Each Postgres database inventoried in RHQ requires 1 connection.

Why can't I drop my database that is inventoried in RHQ?

With the frequency of availability and statistics monitoring, the Postgres plugin keeps an open connection to the database. As such, when attempting to drop a database currently inventoried in RHQ, an error will be thrown about the database being in use. In order to drop the database, the RHQ Agent monitoring the database must be shutdown or the database resource should be removed from RHQ. This will close the postgres plugin's connection to the Postgres server and thus allow you to drop the database.

Apache Plugin

Where can I get the connectors?

The Apache plugin monitors an Apache Web Server via custom modules like the SNMP connector. You can download the open-source versions of these connectors and install them in your Apache Web Server.

Script Plugin

The script plugin can be used to capture metric data. Explain how this is done.

Because the script plugin is "generic" in nature, it doesn't know what script you are managing - it could be anything. Thus, there is no way to know what metrics you want to collect (or even how to collect them). This is why there are no metrics defined in the script plugin by default.

However, the script plugin is made to be extensible. Probably the easiest way to do this is to just edit the descriptor and customize it for your own needs. Keep the other jar content intact (you still need the Java classes that come with it) but do things like:

  1. Change the name of the jar to some custom file name you want
  2. Change the name of the plugin as defined in the descriptor (<plugin> element, "name" attribute) so its your own custom name
  3. Change the rest of the descriptor to match your custom needs (add <metric> definitions, for example).

Deploy the plugin jar like any other plugin and get the agents to update their plugins and your new plugin will be available to all your agents.

Here's an example of adding a metric. Suppose you have a script that takes the argument "--getElephantCount" - and suppose that script will print the text "Elephant Count is ###" to stdout when you pass that option. For example, if I enter the script command from the console, it would look something like:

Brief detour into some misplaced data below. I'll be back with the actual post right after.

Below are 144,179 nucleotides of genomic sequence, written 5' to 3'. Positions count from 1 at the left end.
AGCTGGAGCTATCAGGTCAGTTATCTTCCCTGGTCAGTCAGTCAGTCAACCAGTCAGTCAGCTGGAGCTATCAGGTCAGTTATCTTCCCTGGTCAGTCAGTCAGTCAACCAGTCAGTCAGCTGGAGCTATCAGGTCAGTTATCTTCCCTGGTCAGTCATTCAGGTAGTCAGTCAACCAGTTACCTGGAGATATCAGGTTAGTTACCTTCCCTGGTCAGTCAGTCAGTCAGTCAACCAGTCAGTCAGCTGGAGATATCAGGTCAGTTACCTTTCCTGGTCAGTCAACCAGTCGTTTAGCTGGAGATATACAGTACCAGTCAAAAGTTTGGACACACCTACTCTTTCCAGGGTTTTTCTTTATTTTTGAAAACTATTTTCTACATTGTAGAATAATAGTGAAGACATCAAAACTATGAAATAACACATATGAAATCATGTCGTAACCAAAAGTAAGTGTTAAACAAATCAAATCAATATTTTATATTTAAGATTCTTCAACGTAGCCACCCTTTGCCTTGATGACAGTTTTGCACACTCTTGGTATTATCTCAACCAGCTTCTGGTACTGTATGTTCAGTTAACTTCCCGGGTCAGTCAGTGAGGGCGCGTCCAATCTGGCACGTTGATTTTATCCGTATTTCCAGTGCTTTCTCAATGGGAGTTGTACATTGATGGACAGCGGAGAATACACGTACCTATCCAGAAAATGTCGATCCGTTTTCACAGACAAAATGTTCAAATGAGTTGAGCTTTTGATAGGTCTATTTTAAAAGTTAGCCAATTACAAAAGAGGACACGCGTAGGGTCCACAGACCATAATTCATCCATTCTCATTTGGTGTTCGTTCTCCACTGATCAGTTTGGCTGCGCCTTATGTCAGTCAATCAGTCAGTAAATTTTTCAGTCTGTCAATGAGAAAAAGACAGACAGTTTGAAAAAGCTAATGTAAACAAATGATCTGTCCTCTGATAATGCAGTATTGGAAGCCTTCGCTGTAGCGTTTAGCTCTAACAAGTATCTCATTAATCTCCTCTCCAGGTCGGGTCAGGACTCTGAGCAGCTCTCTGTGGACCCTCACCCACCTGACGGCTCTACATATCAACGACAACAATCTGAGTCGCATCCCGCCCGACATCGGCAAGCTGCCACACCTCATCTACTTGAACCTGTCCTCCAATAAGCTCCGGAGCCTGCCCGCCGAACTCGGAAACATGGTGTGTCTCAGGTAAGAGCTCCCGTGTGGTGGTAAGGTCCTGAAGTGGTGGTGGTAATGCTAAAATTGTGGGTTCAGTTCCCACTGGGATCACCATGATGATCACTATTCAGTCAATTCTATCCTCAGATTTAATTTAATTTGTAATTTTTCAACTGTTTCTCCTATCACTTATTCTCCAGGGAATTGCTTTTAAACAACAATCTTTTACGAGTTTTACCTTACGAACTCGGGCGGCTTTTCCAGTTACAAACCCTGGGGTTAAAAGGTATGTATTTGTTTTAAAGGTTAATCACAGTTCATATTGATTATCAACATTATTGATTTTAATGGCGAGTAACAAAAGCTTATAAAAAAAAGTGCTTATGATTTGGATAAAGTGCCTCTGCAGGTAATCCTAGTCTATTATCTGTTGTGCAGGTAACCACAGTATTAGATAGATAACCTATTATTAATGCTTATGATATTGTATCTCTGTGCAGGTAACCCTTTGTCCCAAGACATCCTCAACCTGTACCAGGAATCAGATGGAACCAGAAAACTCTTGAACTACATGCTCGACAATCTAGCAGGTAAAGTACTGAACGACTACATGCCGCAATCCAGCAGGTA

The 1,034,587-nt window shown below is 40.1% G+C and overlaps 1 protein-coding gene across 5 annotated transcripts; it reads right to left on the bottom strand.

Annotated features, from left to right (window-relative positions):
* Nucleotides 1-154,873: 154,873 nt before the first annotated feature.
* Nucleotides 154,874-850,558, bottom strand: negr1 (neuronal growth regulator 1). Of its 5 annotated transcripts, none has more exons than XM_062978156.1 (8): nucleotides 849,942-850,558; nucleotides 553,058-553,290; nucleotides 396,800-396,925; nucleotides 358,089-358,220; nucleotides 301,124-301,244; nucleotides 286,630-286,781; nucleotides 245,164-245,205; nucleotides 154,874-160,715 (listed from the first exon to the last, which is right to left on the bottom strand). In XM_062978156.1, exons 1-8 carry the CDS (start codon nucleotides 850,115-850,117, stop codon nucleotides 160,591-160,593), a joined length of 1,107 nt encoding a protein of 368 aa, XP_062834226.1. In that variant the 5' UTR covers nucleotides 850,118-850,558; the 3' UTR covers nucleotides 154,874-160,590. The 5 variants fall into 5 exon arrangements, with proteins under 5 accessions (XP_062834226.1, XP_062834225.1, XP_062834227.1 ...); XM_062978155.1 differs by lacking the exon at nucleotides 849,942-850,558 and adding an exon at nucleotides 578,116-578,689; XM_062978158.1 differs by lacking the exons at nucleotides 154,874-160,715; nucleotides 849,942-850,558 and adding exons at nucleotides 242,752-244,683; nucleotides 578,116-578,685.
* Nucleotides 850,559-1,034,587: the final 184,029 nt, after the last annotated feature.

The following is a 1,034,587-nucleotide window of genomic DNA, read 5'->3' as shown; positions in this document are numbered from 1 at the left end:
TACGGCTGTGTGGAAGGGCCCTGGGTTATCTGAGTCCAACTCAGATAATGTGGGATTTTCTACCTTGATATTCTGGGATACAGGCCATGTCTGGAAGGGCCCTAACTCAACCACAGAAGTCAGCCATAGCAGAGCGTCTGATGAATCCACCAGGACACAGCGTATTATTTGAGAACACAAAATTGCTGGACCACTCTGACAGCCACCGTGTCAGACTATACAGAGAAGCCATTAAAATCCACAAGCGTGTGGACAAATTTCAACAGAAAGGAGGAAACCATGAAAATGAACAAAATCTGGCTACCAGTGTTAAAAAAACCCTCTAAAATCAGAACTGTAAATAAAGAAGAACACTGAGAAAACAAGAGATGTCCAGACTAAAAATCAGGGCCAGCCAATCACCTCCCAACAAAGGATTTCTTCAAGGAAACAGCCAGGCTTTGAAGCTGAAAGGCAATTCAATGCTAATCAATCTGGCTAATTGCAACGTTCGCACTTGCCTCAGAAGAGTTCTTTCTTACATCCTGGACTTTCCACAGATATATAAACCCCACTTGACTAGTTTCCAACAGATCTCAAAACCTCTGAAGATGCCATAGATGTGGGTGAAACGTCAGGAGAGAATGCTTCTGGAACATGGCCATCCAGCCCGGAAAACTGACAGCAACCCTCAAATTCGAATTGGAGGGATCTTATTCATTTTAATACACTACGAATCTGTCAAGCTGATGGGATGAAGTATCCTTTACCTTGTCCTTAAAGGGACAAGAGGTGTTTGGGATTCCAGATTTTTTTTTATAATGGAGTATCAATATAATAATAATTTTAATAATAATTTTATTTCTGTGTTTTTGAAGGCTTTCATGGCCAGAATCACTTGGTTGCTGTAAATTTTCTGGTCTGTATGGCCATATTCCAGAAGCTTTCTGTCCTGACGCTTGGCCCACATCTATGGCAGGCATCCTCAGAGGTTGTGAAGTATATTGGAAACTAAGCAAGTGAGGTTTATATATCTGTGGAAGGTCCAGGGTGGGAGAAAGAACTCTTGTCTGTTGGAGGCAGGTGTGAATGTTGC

> myscript.sh --getElephantCount
Elephant Count Is 204

Suppose further that you want to track the number of elephants you have throughout the day - in other words, "elephant count" is your metric. Here's what your custom plugin's <metric> definition could look like in your new plugin descriptor:

<metric property="{--getElephantCount}|.*Elephant Count Is ([0-9]+).*"
        dataType="measurement"
        displayName="Total Number of Elephants"
        description="The total count of elephants that exist."
        defaultOn="true"
        units="none"
        defaultInterval="300000"
        displayType="summary" />

When you deploy this, you'll see a metric "Total Number of Elephants" that gets collected. Note that the regex has one capture group in it - that's the "([0-9]+)" in the "property" attribute value. If there is a capture group defined in your regex, the plugin will match the stdout output of the script, match it to the regex and take the value of the capture group as the value of the metric. If you don't have a regex, the plugin assumes the entire output is the metric value (you wouldn't have to define a regex if the output of the script was simply a number like "3421" - but our script dumps a human readable string, so we have to tell the plugin to pick out the metric value from the sentence "Elephant Count Is 204" - and we do that via a regex with a capture group).

Note that if the exitcode is the metric value itself (i.e. the metric you want collected is the status code of the script process when it exited), just set the "regex" to the string "exitcode" (<metric property="{--getElephantCount}|exitcode").

Augeas-based Plugins

What is this augeas plugin?